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March 8, 2012 - 16:48

Residents warned about bogus callers

People in Dorset are being advised to be wary of opportunist tradesmen looking to cash in on recent bad weather.

Dorset County Council’s Trading Standards Service and Dorset Police fear the high winds the county has experienced this week could prompt dishonest workmen to try and persuade householders they need urgent repair work done to property or on their land.

Such approaches may be false or an attempt to offer repair work, often poorly done, at hugely inflated prices.

Officers are advising the public not to sign up to any work on the doorstep, no matter how urgent the caller says the work is.

Anyone who is approached on the doorstep by workmen offering such work is asked to make a note of any vehicle details, take a description of the workmen, if possible, and contact the police on the non-emergency 101 number. If the caller persists, then call 999.

Ivan Hancock,  trading standards service manager at Dorset County Council, said: “We hope that most tradesmen will be honest and not exploit the situation, but there is always a risk that some might see this as an opportunity.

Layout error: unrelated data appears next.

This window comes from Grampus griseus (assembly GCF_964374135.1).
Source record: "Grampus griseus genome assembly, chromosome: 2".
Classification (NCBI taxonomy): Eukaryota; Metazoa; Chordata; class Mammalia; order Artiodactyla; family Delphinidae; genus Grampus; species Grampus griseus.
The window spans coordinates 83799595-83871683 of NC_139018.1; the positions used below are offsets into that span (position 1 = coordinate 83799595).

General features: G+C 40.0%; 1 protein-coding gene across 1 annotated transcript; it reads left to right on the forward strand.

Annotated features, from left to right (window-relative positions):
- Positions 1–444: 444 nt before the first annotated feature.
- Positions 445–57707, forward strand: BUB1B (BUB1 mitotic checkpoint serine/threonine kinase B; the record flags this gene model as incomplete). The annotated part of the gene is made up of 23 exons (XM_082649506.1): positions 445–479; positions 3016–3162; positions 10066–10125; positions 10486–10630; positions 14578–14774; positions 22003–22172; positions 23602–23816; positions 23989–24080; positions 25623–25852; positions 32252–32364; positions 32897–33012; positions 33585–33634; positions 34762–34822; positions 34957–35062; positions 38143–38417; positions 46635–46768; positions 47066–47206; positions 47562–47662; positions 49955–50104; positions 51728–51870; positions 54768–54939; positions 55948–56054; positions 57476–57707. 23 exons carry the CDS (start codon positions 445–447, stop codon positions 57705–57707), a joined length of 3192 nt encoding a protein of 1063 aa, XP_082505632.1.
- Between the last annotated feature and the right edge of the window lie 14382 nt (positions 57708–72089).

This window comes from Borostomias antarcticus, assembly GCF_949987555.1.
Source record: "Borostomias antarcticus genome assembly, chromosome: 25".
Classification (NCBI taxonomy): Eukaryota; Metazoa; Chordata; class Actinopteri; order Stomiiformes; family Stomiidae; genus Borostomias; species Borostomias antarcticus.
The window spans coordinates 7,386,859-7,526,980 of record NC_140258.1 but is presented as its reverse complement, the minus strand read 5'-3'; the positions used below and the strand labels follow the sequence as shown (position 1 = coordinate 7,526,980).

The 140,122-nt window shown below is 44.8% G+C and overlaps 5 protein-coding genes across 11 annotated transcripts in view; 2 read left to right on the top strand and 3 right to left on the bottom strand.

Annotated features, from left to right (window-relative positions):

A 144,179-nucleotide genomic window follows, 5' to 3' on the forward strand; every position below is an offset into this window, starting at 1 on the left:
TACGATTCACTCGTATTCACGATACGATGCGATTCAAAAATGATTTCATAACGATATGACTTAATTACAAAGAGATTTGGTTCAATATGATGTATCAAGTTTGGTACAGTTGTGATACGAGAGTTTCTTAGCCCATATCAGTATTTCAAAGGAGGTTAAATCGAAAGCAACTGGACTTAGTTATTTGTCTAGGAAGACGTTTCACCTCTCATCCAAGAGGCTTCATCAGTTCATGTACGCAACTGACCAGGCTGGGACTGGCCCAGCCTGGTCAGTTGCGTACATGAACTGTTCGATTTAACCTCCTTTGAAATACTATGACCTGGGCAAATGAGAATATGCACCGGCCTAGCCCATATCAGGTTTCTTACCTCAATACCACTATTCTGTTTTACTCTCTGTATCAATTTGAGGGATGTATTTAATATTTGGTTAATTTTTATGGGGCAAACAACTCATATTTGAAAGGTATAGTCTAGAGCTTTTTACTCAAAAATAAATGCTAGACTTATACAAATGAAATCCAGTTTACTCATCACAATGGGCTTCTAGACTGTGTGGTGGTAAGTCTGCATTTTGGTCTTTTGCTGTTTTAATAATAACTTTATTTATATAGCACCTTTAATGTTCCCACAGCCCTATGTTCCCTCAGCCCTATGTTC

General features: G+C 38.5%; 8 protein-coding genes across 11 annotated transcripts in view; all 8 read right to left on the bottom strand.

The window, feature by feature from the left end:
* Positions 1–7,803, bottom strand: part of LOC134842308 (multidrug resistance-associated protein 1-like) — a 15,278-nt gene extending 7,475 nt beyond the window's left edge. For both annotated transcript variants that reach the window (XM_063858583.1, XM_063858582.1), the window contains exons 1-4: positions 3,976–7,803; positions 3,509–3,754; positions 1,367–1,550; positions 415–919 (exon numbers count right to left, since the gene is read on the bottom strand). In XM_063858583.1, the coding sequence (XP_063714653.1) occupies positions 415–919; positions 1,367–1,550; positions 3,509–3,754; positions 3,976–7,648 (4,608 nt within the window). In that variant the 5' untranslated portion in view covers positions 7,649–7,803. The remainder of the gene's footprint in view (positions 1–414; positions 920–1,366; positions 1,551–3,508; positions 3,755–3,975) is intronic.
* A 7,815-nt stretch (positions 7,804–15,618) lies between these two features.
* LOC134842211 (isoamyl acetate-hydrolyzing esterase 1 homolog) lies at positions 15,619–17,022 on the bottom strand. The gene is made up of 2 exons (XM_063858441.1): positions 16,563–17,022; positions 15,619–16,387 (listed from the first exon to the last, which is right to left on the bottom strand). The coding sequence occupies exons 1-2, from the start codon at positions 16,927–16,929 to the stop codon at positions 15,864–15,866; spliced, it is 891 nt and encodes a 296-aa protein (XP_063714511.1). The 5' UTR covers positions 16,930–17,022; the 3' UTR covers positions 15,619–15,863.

“We ask that people be vigilant and not feel forced or coaxed into doing work that is unnecessary or costly as well as keeping an eye out for any elderly or vulnerable neighbours”

Residents who need work carried out are advised to find a trading standards approved trader they can trust at

Alternatively you can call Consumer Direct for a local list on 08454 04 05 06 or ask a neighbour, friend or relative to look up an approved trader.

Officers would also advise people to get more than one quote, preferably three, so they know they are being quoted a fair price.

Any tradesmen calling at the door must give a written seven-day ‘cooling off’ period to give people time to think about the offer. Work should not start before the end of the cooling off period unless the resident gives specific written agreement.